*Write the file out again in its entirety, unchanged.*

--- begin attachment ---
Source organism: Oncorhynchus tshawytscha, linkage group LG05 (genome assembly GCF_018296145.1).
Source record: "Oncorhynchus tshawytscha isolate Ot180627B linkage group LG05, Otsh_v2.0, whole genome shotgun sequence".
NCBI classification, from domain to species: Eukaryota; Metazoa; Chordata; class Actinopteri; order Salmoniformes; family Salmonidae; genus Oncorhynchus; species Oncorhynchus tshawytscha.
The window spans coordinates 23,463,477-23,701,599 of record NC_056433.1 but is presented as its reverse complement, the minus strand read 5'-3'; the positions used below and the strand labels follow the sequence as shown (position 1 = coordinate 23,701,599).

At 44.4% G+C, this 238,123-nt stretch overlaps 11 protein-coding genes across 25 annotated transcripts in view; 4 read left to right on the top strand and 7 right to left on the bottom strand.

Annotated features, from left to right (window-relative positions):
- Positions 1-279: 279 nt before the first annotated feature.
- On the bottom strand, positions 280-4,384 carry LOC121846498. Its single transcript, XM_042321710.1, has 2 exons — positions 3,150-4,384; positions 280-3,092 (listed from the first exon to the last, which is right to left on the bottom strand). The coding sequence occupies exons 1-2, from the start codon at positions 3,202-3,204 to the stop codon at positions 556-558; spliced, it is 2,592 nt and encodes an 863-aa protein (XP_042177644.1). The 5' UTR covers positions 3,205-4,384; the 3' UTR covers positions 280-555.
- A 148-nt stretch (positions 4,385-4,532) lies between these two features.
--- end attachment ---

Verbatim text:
Source organism: Oncorhynchus tshawytscha, linkage group LG05 (genome assembly GCF_018296145.1).
Source record: "Oncorhynchus tshawytscha isolate Ot180627B linkage group LG05, Otsh_v2.0, whole genome shotgun sequence".
NCBI classification, from domain to species: Eukaryota; Metazoa; Chordata; class Actinopteri; order Salmoniformes; family Salmonidae; genus Oncorhynchus; species Oncorhynchus tshawytscha.
The window spans coordinates 23,463,477-23,701,599 of record NC_056433.1 but is presented as its reverse complement, the minus strand read 5'-3'; the positions used below and the strand labels follow the sequence as shown (position 1 = coordinate 23,701,599).

At 44.4% G+C, this 238,123-nt stretch overlaps 11 protein-coding genes across 25 annotated transcripts in view; 4 read left to right on the top strand and 7 right to left on the bottom strand.

Annotated features, from left to right (window-relative positions):
- Positions 1-279: 279 nt before the first annotated feature.
- On the bottom strand, positions 280-4,384 carry LOC121846498. Its single transcript, XM_042321710.1, has 2 exons — positions 3,150-4,384; positions 280-3,092 (listed from the first exon to the last, which is right to left on the bottom strand). The coding sequence occupies exons 1-2, from the start codon at positions 3,202-3,204 to the stop codon at positions 556-558; spliced, it is 2,592 nt and encodes an 863-aa protein (XP_042177644.1). The 5' UTR covers positions 3,205-4,384; the 3' UTR covers positions 280-555.
- A 148-nt stretch (positions 4,385-4,532) lies between these two features.